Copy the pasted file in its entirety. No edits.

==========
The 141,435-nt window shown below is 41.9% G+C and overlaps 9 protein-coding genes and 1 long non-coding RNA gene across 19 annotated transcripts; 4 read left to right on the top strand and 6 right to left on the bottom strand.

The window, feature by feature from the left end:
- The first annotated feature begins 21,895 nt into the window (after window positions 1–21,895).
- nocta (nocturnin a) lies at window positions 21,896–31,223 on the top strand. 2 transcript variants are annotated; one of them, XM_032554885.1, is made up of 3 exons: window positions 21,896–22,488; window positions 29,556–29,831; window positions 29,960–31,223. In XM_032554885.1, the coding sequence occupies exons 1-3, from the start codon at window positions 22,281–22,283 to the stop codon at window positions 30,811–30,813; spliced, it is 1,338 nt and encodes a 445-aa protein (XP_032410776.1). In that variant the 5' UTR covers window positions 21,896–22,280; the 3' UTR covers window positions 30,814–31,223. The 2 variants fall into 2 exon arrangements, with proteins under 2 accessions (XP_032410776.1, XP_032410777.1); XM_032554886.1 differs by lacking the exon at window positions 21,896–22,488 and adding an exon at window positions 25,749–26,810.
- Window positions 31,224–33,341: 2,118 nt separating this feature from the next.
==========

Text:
The 141,435-nt window shown below is 41.9% G+C and overlaps 9 protein-coding genes and 1 long non-coding RNA gene across 19 annotated transcripts; 4 read left to right on the top strand and 6 right to left on the bottom strand.

The window, feature by feature from the left end:
- The first annotated feature begins 21,895 nt into the window (after window positions 1–21,895).
- nocta (nocturnin a) lies at window positions 21,896–31,223 on the top strand. 2 transcript variants are annotated; one of them, XM_032554885.1, is made up of 3 exons: window positions 21,896–22,488; window positions 29,556–29,831; window positions 29,960–31,223. In XM_032554885.1, the coding sequence occupies exons 1-3, from the start codon at window positions 22,281–22,283 to the stop codon at window positions 30,811–30,813; spliced, it is 1,338 nt and encodes a 445-aa protein (XP_032410776.1). In that variant the 5' UTR covers window positions 21,896–22,280; the 3' UTR covers window positions 30,814–31,223. The 2 variants fall into 2 exon arrangements, with proteins under 2 accessions (XP_032410776.1, XP_032410777.1); XM_032554886.1 differs by lacking the exon at window positions 21,896–22,488 and adding an exon at window positions 25,749–26,810.
- Window positions 31,224–33,341: 2,118 nt separating this feature from the next.